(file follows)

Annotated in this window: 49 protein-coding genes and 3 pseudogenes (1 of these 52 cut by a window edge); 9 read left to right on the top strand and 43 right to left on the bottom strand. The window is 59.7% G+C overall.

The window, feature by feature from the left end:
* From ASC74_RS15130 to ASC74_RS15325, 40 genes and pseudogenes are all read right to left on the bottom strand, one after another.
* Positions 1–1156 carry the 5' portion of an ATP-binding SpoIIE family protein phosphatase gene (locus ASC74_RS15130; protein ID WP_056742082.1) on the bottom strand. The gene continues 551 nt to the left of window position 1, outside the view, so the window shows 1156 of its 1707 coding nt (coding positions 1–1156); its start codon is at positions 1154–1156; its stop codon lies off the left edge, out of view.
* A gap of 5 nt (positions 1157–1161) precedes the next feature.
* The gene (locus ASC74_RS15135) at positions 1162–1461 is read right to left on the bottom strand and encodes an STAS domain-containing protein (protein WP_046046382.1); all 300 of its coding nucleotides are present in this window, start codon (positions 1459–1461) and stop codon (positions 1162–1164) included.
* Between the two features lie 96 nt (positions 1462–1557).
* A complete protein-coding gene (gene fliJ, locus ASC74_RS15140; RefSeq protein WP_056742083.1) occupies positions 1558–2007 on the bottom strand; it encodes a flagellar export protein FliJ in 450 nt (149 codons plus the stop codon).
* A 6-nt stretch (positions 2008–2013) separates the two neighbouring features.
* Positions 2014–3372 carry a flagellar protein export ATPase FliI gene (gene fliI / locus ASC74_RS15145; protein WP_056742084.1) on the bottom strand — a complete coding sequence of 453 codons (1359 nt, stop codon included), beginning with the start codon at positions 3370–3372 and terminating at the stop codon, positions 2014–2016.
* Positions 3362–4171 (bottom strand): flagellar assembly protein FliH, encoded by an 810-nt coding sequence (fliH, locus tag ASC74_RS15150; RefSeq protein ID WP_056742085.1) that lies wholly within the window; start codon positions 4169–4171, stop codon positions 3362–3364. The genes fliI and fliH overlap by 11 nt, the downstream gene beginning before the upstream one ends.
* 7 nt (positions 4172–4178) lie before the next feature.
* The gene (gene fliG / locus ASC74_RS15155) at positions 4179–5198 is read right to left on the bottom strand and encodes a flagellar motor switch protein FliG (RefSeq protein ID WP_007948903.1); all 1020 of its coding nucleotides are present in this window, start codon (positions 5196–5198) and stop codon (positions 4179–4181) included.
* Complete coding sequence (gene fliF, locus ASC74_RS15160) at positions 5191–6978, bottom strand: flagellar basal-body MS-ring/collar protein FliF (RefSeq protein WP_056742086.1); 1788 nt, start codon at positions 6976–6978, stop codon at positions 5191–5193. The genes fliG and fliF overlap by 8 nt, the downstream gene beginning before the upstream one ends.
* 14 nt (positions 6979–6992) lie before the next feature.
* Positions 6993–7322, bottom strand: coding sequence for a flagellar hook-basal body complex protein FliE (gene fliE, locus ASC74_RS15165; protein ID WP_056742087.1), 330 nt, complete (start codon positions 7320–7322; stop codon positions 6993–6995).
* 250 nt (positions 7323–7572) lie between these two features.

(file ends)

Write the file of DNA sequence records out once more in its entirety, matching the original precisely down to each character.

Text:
Annotated in this window: 49 protein-coding genes and 3 pseudogenes (1 of these 52 cut by a window edge); 9 read left to right on the top strand and 43 right to left on the bottom strand. The window is 59.7% G+C overall.

The window, feature by feature from the left end:
* From ASC74_RS15130 to ASC74_RS15325, 40 genes and pseudogenes are all read right to left on the bottom strand, one after another.
* Positions 1–1156 carry the 5' portion of an ATP-binding SpoIIE family protein phosphatase gene (locus ASC74_RS15130; protein ID WP_056742082.1) on the bottom strand. The gene continues 551 nt to the left of window position 1, outside the view, so the window shows 1156 of its 1707 coding nt (coding positions 1–1156); its start codon is at positions 1154–1156; its stop codon lies off the left edge, out of view.
* A gap of 5 nt (positions 1157–1161) precedes the next feature.
* The gene (locus ASC74_RS15135) at positions 1162–1461 is read right to left on the bottom strand and encodes an STAS domain-containing protein (protein WP_046046382.1); all 300 of its coding nucleotides are present in this window, start codon (positions 1459–1461) and stop codon (positions 1162–1164) included.
* Between the two features lie 96 nt (positions 1462–1557).
* A complete protein-coding gene (gene fliJ, locus ASC74_RS15140; RefSeq protein WP_056742083.1) occupies positions 1558–2007 on the bottom strand; it encodes a flagellar export protein FliJ in 450 nt (149 codons plus the stop codon).
* A 6-nt stretch (positions 2008–2013) separates the two neighbouring features.
* Positions 2014–3372 carry a flagellar protein export ATPase FliI gene (gene fliI / locus ASC74_RS15145; protein WP_056742084.1) on the bottom strand — a complete coding sequence of 453 codons (1359 nt, stop codon included), beginning with the start codon at positions 3370–3372 and terminating at the stop codon, positions 2014–2016.
* Positions 3362–4171 (bottom strand): flagellar assembly protein FliH, encoded by an 810-nt coding sequence (fliH, locus tag ASC74_RS15150; RefSeq protein ID WP_056742085.1) that lies wholly within the window; start codon positions 4169–4171, stop codon positions 3362–3364. The genes fliI and fliH overlap by 11 nt, the downstream gene beginning before the upstream one ends.
* 7 nt (positions 4172–4178) lie before the next feature.
* The gene (gene fliG / locus ASC74_RS15155) at positions 4179–5198 is read right to left on the bottom strand and encodes a flagellar motor switch protein FliG (RefSeq protein ID WP_007948903.1); all 1020 of its coding nucleotides are present in this window, start codon (positions 5196–5198) and stop codon (positions 4179–4181) included.
* Complete coding sequence (gene fliF, locus ASC74_RS15160) at positions 5191–6978, bottom strand: flagellar basal-body MS-ring/collar protein FliF (RefSeq protein WP_056742086.1); 1788 nt, start codon at positions 6976–6978, stop codon at positions 5191–5193. The genes fliG and fliF overlap by 8 nt, the downstream gene beginning before the upstream one ends.
* 14 nt (positions 6979–6992) lie before the next feature.
* Positions 6993–7322, bottom strand: coding sequence for a flagellar hook-basal body complex protein FliE (gene fliE, locus ASC74_RS15165; protein ID WP_056742087.1), 330 nt, complete (start codon positions 7320–7322; stop codon positions 6993–6995).
* 250 nt (positions 7323–7572) lie between these two features.